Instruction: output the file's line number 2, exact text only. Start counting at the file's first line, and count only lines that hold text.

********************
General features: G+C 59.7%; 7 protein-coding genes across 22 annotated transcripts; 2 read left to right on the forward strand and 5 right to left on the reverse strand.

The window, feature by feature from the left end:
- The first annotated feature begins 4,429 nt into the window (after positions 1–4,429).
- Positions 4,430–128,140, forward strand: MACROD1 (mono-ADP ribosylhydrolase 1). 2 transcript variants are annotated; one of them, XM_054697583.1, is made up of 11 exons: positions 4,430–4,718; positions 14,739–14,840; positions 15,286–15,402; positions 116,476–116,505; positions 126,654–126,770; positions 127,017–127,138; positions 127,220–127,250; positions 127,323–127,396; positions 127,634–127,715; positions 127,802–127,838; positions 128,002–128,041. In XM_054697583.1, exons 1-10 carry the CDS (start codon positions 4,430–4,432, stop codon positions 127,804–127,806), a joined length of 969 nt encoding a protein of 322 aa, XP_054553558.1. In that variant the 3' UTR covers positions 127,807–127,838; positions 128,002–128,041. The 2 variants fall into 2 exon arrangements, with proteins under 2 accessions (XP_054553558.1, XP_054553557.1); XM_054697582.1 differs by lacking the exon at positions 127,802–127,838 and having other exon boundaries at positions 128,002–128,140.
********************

The window, feature by feature from the left end: